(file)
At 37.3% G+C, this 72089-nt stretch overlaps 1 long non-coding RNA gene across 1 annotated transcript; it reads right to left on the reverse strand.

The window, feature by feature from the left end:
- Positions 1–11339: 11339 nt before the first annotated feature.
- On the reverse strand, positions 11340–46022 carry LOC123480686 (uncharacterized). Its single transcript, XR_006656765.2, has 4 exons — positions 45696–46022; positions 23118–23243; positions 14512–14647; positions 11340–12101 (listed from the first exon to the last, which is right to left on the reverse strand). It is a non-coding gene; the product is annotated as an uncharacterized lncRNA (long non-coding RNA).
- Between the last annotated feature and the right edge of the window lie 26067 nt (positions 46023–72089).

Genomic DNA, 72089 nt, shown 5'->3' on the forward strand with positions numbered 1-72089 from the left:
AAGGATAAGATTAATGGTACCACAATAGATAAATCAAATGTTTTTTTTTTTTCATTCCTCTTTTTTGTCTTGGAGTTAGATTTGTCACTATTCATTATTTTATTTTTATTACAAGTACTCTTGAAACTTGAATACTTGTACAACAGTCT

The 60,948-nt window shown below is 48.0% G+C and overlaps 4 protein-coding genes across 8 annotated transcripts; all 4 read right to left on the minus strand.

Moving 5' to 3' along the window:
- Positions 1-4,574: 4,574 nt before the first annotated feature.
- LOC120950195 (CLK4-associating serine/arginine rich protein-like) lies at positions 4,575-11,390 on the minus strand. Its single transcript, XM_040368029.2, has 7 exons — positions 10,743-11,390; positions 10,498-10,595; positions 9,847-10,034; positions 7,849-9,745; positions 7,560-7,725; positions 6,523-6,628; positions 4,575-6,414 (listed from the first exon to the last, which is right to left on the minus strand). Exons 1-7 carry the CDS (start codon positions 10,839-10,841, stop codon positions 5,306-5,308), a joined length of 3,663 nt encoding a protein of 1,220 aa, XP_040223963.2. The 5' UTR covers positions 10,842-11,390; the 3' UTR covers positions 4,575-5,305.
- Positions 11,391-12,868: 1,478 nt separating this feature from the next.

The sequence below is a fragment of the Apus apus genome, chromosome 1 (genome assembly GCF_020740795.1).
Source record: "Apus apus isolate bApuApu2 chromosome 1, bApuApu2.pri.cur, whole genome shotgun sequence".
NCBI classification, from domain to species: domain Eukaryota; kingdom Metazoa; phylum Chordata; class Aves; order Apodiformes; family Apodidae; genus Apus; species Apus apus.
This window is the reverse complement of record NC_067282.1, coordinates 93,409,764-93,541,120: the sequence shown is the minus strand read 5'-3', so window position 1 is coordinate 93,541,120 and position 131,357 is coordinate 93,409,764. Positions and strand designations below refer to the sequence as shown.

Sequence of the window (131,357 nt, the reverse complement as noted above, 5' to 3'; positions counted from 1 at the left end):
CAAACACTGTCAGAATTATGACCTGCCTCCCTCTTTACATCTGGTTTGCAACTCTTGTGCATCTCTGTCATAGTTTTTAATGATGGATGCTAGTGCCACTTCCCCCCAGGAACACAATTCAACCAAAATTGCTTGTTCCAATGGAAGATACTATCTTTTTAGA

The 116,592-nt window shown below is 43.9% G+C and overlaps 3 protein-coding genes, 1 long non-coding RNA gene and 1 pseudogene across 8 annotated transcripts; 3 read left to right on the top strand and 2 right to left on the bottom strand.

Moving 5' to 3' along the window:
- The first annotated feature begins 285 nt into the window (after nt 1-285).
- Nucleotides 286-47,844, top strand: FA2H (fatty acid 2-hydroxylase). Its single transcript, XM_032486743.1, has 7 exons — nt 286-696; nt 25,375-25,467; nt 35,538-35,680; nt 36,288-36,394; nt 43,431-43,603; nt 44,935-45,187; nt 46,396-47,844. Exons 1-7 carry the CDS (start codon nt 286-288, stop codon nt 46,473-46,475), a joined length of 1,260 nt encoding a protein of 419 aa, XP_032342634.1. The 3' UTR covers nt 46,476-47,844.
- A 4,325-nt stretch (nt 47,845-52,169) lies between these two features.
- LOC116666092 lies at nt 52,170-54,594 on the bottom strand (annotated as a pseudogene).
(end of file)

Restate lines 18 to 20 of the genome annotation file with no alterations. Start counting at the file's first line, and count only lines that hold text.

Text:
CAAACACTGTCAGAATTATGACCTGCCTCCCTCTTTACATCTGGTTTGCAACTCTTGTGCATCTCTGTCATAGTTTTTAATGATGGATGCTAGTGCCACTTCCCCCCAGGAACACAATTCAACCAAAATTGCTTGTTCCAATGGAAGATACTATCTTTTTAGA

The 116,592-nt window shown below is 43.9% G+C and overlaps 3 protein-coding genes, 1 long non-coding RNA gene and 1 pseudogene across 8 annotated transcripts; 3 read left to right on the top strand and 2 right to left on the bottom strand.

Moving 5' to 3' along the window: